‘Where are they?’ The race to get Alabama’s missing students back to school

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BIRMINGHAM, Ala. (WIAT) —  Since the pandemic began this past March, there are students who have yet to enroll in school. Alabama’s top educators say the stakes are too high for their prolonged absence from the classroom. Extra eyes in the community may be needed, they say.

The number of missing students in Alabama schools topped 5,000 in November. State Superintendent Eric Mackey called it an educational crisis at the time. 

“Many of these students are just staying home,” Mackey said, offering no further explanation.

Uncovering the reason behind students’ chronic absenteeism has been the focus of Jefferson County Schools Superintendent Walter Gonsoulin since the pandemic abruptly shut down schools in March. Dr. Gonsoulin presides over the second-largest school system in Alabama. The move to online learning revealed a flaw in the system; its 36,000 students did not have access to high-speed internet, or in some cases, could not afford it.

Jefferson County Schools Superintendent Walter Gonsoulin

“We found out that even if we were to give many of our students a hotspot and a computer—because many of them live in what is called a dead area—they still could not receive high-speed internet,” Gonsoulin said. “They could not access what was going on online. So, we had to do a lot of paper-pencil activities.”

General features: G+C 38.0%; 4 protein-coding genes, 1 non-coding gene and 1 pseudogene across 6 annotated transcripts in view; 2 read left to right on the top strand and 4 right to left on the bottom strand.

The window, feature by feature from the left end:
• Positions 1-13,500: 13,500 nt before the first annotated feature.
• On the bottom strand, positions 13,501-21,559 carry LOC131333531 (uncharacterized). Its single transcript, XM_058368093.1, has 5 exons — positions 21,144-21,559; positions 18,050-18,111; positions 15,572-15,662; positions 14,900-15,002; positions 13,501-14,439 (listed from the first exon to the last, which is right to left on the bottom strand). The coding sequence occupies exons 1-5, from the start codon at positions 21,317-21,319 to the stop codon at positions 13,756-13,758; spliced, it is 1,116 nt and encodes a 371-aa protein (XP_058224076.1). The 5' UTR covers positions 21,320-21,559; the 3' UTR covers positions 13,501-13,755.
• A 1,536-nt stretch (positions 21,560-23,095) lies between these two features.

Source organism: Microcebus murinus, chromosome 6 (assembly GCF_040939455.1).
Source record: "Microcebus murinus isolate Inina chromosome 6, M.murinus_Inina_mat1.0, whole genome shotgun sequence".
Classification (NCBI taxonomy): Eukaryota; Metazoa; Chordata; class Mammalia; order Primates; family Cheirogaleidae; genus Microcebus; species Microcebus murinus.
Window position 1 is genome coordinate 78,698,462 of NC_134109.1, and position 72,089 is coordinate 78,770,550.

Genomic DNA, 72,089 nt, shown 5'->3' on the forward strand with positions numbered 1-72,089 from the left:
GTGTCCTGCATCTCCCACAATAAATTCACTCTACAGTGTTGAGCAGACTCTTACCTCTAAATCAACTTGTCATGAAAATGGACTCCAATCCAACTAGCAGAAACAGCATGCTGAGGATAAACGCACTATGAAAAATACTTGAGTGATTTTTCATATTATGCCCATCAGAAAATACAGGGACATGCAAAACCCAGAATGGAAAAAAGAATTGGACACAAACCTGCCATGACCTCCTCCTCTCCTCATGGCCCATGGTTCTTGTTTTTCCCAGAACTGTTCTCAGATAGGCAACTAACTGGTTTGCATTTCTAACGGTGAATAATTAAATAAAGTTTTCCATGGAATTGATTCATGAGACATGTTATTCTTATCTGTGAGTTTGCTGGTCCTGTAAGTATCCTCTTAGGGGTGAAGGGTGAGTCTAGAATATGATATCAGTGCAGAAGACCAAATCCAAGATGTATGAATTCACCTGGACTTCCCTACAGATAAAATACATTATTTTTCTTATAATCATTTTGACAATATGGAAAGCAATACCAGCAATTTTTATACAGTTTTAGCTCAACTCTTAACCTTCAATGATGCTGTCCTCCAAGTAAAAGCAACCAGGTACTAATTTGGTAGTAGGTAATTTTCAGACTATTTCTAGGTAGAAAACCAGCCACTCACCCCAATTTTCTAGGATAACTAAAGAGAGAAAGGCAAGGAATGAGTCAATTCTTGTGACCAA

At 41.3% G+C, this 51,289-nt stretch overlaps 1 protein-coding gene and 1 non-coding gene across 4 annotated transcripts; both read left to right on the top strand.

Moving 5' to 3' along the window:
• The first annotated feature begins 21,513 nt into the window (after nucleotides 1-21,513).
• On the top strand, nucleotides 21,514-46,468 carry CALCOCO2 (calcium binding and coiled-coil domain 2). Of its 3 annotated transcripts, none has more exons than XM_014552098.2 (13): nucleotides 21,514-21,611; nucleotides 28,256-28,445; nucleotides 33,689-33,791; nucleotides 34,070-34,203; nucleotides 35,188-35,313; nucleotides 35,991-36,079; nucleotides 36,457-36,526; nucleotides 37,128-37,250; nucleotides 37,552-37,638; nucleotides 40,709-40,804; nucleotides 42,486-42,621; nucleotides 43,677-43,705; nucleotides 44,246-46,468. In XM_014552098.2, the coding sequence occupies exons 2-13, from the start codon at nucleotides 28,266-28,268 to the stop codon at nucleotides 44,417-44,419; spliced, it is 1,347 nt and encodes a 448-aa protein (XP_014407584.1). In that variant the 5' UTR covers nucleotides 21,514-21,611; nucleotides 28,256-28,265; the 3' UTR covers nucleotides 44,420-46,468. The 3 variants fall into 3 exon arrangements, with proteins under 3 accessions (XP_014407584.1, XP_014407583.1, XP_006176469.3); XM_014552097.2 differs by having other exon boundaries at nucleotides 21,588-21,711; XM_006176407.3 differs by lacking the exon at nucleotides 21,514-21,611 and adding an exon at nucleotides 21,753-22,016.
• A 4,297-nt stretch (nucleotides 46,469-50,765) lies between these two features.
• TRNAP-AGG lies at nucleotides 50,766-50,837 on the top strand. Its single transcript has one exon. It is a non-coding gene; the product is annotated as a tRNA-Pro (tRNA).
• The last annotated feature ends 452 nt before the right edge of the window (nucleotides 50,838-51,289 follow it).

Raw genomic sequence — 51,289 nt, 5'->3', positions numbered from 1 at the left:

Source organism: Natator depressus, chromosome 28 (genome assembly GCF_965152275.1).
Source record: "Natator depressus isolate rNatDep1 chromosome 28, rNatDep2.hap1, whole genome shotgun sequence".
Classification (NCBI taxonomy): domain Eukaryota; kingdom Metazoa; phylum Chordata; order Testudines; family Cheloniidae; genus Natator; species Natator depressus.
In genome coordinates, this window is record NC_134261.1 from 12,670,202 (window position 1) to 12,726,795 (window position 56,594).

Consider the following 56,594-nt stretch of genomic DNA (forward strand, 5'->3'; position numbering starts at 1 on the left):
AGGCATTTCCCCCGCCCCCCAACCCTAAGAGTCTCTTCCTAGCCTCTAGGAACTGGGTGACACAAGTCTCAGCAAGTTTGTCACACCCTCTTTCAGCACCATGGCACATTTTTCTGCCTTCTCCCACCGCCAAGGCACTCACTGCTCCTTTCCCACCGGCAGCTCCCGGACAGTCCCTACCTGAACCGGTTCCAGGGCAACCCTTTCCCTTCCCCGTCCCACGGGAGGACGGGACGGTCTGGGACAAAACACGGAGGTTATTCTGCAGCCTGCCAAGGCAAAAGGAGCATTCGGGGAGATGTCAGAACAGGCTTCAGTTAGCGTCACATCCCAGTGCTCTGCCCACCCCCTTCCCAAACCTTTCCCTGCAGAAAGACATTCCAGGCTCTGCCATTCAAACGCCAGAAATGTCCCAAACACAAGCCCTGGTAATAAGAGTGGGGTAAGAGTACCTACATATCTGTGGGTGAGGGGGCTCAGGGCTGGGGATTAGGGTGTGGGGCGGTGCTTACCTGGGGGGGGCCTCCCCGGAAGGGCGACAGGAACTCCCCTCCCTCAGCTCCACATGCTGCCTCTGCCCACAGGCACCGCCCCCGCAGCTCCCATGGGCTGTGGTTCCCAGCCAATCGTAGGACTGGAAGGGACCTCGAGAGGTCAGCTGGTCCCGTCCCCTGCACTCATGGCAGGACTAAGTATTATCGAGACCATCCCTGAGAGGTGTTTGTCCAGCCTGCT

Jefferson County Schools received $4.6 million from the Jefferson County Commission to improve Wi-Fi connectivity. Gonsoulin said through a partnership with a Wi-Fi group, they have been able to put the school system’s Wi-Fi in the community for students to access. These areas include Oak Grove, Corner, Mortimer Jordan, Minor, Clay-Chalkville, and parts of Center Point and Pinson.

“With the seven areas that we are addressing it’s going to impact 17,000 of our students,” Gonsoulin said.

However, even after addressing the connectivity issue, hundreds of students remained unaccounted for. Of that 5,000, more than 1,000 remained unaccounted for in Jefferson County schools, the state superintendent announced in November.

“Of the ABM (Attendance Boundary Modification) for this year to last year, it showed that we were down 1100,” Gonsoulin said. “Now since that time we’ve gotten back about 300 to 400 students. We have identified 300 to 350 that might be in another educational setting. So, there is still another couple of hundred where we’re saying, ‘Ok, where are they?’”

Jefferson County Schools has hired more social workers to answer that question.  According to Dr. Gonsoulin, it’s working.

“We have hired three new social workers and contracted for an additional three social workers,” Gonsoulin said. “We now have a total of seven. We are now meeting working with those social workers to find children. It has been working very well. More and more students are returning to school.”

Gonsoulin said they are still working to establish a community campaign that could involve door-knocking and phone-calling to account for the students they’ve been unable to locate. Those students might be visible to others in the community who could help connect the families with the proper resources to resume their children’s formal education.

Gonsoulin knows the value of the community in this effort from his time in Louisiana during Hurricane Katrina.